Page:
From external memory 14, the data for a given loop routine can be retrieved as a single block and input into data cache memory 24 whenever that loop routine is executed. Once in data cache memory 24, individual data elements can be retrieved and operated upon by process module 26. Because all data for the relevant loop routine is simultaneously present in data cache memory 24, the same information does not need to be repeatedly written into the data cache memory data throughout execution. In this way, the data cache miss and also the external memory access delay is minimized. Accordingly, the present invention optimizes the performance of computer architecture 10.

Although the present invention and its advantages have been described in detail, it should be understood that various changes, substitutions, and alterations can be made therein without departing from the spirit and scope of the invention as defined by the appended claims.

Patent Citations
Cited PatentFiling datePublication dateApplicantTitle
US4991088 *Nov 30, 1988Feb 5, 1991Vlsi Technology, Inc.Method for optimizing utilization of a cache memory
US5113370 *Dec 23, 1988May 12, 1992Hitachi, Ltd.Instruction buffer control system using buffer partitions and selective instruction replacement for processing large instruction loops
US5303377 *Mar 27, 1990Apr 12, 1994North American Philips CorporationMethod for compiling computer instructions for increasing instruction cache efficiency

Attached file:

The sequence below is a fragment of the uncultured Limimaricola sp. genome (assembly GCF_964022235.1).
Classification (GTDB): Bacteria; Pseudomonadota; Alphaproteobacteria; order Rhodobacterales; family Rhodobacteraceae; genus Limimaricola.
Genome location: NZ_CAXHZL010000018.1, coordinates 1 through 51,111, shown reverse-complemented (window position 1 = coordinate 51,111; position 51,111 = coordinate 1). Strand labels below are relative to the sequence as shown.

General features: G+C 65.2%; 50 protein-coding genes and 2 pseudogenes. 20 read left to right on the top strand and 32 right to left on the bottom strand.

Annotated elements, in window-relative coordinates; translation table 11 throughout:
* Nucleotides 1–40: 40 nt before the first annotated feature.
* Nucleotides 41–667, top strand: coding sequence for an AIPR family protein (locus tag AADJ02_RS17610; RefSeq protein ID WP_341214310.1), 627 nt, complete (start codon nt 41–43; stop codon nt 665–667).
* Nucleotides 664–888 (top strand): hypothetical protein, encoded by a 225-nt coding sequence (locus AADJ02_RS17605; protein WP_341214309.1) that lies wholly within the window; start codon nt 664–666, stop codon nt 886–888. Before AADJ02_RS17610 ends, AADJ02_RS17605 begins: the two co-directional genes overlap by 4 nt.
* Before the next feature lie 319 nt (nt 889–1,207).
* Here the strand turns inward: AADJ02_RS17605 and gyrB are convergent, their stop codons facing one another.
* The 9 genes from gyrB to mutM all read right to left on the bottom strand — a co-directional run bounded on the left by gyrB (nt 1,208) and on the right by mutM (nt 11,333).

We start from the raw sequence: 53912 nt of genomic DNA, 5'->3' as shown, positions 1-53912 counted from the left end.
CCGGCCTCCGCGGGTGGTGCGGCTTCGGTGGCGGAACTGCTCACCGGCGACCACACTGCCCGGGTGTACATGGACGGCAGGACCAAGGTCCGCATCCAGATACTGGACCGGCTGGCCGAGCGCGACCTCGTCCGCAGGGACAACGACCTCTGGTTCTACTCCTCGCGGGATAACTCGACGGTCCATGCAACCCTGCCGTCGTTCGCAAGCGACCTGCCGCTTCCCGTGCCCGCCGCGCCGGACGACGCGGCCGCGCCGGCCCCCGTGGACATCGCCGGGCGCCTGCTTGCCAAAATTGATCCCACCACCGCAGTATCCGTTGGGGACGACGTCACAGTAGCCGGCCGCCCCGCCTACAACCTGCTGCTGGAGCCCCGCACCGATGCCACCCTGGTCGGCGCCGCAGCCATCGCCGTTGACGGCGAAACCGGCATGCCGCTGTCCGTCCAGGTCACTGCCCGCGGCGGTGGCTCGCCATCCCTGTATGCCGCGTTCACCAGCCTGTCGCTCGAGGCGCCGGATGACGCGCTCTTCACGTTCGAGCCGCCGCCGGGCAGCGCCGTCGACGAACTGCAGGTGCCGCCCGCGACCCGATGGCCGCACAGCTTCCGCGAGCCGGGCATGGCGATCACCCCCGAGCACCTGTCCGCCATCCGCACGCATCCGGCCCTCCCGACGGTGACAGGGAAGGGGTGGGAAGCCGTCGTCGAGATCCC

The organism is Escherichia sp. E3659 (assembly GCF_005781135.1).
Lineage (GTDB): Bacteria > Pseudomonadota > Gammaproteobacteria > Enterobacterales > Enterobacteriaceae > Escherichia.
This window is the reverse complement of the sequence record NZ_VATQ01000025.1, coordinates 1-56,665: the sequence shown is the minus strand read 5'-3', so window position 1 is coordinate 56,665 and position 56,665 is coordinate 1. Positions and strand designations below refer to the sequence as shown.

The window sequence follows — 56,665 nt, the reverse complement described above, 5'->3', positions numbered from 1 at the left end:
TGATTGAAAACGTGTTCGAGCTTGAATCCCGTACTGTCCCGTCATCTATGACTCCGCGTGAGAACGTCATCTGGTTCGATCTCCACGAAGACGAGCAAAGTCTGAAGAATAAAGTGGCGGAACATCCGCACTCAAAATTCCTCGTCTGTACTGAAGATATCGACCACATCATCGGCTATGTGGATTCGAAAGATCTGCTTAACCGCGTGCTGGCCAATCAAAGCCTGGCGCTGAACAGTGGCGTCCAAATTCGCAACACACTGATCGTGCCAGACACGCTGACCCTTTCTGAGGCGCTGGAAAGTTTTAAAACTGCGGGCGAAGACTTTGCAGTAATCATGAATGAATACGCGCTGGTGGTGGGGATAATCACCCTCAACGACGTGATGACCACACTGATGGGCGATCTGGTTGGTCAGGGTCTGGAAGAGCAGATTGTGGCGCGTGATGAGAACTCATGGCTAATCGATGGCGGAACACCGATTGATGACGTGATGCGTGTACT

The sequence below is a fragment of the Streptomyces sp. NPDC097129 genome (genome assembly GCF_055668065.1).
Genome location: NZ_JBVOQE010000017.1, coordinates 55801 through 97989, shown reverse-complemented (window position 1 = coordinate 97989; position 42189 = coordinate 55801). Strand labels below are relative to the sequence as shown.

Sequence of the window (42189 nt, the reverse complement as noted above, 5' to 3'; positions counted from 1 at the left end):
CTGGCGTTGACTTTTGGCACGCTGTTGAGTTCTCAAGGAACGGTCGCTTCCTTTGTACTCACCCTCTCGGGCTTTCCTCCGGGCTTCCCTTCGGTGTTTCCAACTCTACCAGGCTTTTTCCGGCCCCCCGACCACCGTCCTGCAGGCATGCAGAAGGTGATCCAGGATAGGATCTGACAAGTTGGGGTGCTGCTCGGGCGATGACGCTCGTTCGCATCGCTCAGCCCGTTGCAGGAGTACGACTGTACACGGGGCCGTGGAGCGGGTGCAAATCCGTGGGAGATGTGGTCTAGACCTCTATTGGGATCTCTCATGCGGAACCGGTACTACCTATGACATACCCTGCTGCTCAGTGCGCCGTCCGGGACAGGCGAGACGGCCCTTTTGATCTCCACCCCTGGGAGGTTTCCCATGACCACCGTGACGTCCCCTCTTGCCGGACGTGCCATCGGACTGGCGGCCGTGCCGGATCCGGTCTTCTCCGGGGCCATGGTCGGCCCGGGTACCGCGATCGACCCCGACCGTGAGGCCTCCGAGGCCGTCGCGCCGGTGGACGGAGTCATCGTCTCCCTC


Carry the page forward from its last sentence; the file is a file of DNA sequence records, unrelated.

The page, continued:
US5797013 *Nov 29, 1995Aug 18, 1998Hewlett-Packard CompanyIn a programmable machine
US5835776 *Nov 17, 1995Nov 10, 1998Sun Microsystems, Inc.Computer system
US5918246 *Jan 23, 1997Jun 29, 1999International Business Machines CorporationApparatus and method for prefetching data based on information contained in a compiler generated program map
US5930507 *May 30, 1996Jul 27, 1999Fujitsu LimitedCompiling processing apparatus
Referenced by
Citing PatentFiling datePublication dateApplicantTitle
US6766446 *Feb 3, 2003Jul 20, 2004Intel CorporationMethod and apparatus for loop buffering digital signal processing instructions
US7085916 *Oct 26, 2001Aug 1, 2006Lsi Logic CorporationEfficient instruction prefetch mechanism employing selective validity of cached instructions for digital signal processor and method of operation thereof
US7249248Nov 25, 2002Jul 24, 2007Intel CorporationMethod, apparatus, and system for variable increment multi-index looping operations
Classifications
U.S. Classification712/241, 711/E12.017, 717/131, 711/137
International ClassificationG06F9/45, G06F12/08
Cooperative ClassificationG06F12/0802, G06F8/443
European ClassificationG06F8/443, G06F12/08B
Legal Events
DateCodeEventDescription
Jul 28, 2009FPExpired due to failure to pay maintenance fee
Effective date: 20090605
Jun 5, 2009LAPSLapse for failure to pay maintenance fees
Dec 15, 2008REMIMaintenance fee reminder mailed
Apr 10, 2007ASAssignment
Owner name: PC-TEL, INC., ILLINOIS
Free format text: MERGER;ASSIGNOR:PC-TEL, INC.;REEL/FRAME:019140/0435
Effective date: 19980706
Sep 29, 2004FPAYFee payment
Year of fee payment: 4
Oct 20, 1998ASAssignment
Owner name: PC-TEL, INC., CALIFORNIA
Free format text: ASSIGNMENT OF ASSIGNORS INTEREST;ASSIGNOR:CHI, BEN H. F.;REEL/FRAME:009540/0330
Effective date: 19981019